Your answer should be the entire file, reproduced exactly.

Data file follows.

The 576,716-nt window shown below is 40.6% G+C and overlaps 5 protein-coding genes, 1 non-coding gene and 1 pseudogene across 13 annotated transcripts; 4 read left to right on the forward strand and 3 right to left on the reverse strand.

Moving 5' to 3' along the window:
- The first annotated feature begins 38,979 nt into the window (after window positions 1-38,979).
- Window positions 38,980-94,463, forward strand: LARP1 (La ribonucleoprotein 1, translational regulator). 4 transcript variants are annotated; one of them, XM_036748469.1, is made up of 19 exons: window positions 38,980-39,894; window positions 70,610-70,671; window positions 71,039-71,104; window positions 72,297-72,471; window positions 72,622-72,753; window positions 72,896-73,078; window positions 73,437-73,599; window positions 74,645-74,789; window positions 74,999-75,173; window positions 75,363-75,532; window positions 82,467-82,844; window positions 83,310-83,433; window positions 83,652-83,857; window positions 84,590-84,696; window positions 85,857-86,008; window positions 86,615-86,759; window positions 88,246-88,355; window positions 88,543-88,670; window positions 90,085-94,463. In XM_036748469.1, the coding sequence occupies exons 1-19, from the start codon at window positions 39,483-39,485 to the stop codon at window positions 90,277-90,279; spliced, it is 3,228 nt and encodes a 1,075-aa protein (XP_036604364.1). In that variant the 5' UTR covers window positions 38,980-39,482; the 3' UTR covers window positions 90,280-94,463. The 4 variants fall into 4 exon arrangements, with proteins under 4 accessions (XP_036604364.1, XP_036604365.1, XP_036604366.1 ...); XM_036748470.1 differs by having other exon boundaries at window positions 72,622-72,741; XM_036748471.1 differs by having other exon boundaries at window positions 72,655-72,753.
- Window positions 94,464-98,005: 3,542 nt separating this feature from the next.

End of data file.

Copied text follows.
The 576,716-nt window shown below is 40.6% G+C and overlaps 5 protein-coding genes, 1 non-coding gene and 1 pseudogene across 13 annotated transcripts; 4 read left to right on the forward strand and 3 right to left on the reverse strand.

Moving 5' to 3' along the window:
- The first annotated feature begins 38,979 nt into the window (after window positions 1-38,979).
- Window positions 38,980-94,463, forward strand: LARP1 (La ribonucleoprotein 1, translational regulator). 4 transcript variants are annotated; one of them, XM_036748469.1, is made up of 19 exons: window positions 38,980-39,894; window positions 70,610-70,671; window positions 71,039-71,104; window positions 72,297-72,471; window positions 72,622-72,753; window positions 72,896-73,078; window positions 73,437-73,599; window positions 74,645-74,789; window positions 74,999-75,173; window positions 75,363-75,532; window positions 82,467-82,844; window positions 83,310-83,433; window positions 83,652-83,857; window positions 84,590-84,696; window positions 85,857-86,008; window positions 86,615-86,759; window positions 88,246-88,355; window positions 88,543-88,670; window positions 90,085-94,463. In XM_036748469.1, the coding sequence occupies exons 1-19, from the start codon at window positions 39,483-39,485 to the stop codon at window positions 90,277-90,279; spliced, it is 3,228 nt and encodes a 1,075-aa protein (XP_036604364.1). In that variant the 5' UTR covers window positions 38,980-39,482; the 3' UTR covers window positions 90,280-94,463. The 4 variants fall into 4 exon arrangements, with proteins under 4 accessions (XP_036604364.1, XP_036604365.1, XP_036604366.1 ...); XM_036748470.1 differs by having other exon boundaries at window positions 72,622-72,741; XM_036748471.1 differs by having other exon boundaries at window positions 72,655-72,753.
- Window positions 94,464-98,005: 3,542 nt separating this feature from the next.